The correlations between medial arch collapse of the foot and the most common orthopedic diagnoses is well researched.
The term ‘subtalar neutral’ is most often used as the identifier of healthy foot posture and used as an accepted biomechanical reference. However, as clinicians and scientists, we must question if this belief holds true.
The 26 bones and 33 joints of the foot each possess an individual axis.
With this level of integrated movement, we suggest that no singular axis should be used to describe foot function. The subtalar joint has a total range of motion of only 6 degrees during the stance phase of gait.
Further, this motion only occurs in supination prior to forefoot contact. This tiny, 6 degrees of external rotation combined with a posterior slide, moves the head of the talus onto the anterior facet which blocks sagittal plane motion between the talus and the calcaneus so that gastrocnemius and soleus contractions can propel the foot forward around the ankle axis.
In considering subtalar neutral position, it describes a singular rotational position around one axis; biomechanical movements in posture, such as those demonstrated in the foot during pronation and supination are complex, coordinated rotational changes around multiple axis.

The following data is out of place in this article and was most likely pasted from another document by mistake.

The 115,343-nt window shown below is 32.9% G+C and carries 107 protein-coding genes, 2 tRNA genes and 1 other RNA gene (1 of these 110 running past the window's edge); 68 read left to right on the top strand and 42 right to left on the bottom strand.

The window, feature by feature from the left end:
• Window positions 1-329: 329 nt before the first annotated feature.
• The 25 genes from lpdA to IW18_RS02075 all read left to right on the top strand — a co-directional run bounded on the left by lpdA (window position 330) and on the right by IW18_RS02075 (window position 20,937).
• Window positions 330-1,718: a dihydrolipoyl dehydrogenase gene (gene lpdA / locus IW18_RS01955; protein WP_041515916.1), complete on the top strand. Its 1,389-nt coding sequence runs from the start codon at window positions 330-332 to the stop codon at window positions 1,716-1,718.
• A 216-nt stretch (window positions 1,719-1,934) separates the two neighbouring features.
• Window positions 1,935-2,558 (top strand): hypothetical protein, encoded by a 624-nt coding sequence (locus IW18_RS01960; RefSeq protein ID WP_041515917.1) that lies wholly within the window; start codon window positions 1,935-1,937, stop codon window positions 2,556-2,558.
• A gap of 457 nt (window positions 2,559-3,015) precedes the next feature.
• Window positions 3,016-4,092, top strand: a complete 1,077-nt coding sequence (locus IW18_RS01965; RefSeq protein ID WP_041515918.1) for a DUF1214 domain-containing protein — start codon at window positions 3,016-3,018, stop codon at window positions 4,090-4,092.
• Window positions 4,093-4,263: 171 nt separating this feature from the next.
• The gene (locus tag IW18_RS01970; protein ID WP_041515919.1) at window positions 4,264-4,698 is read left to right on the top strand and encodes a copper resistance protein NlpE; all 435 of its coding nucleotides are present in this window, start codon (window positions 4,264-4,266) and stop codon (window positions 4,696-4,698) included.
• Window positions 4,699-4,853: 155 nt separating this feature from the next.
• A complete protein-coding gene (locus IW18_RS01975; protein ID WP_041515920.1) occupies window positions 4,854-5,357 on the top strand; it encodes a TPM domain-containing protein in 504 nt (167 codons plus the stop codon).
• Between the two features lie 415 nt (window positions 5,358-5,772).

Are we best serving our patients by using only one axis and essentially ignoring multiple others?
The Integrated Multi-Axial Theory™ is an alternative biomechanical theory that assesses the foot in a functionally corrected position.
This theory looks at a foot during mid-stance, with the heel, first and fifth metatarsals all on the ground to see the maximum supination available in closed chain posture.
This foot presentation has a healthy medial arch, ankle and mid foot with all having proper functional range of motion. If this posture is not present at mid-stance then it is a red flag for biomechanical failure.
A foot moving within this integrated multi-axial™ position at stance phase has several advantages, such as:
Foot posture measurements and assessments using the integrated multi-axial principles allow for the inclusion of the complex arthokinetic movement within the foot.
If we accept that there is an optimal foot posture unique for each individual (however based on the same reference points) then it provides a more accurate frame of reference for treatment and outcome review.
It is our duty to continue to challenge research and find the theories and methods that will best serve our patients.
The foot is an amazing appendage with intricate movements and a structural responsibility to support our entire skeletal system.
The Integrated Multi-Axial Theory™ provides the best opportunity for broad assessment and treatment planning.
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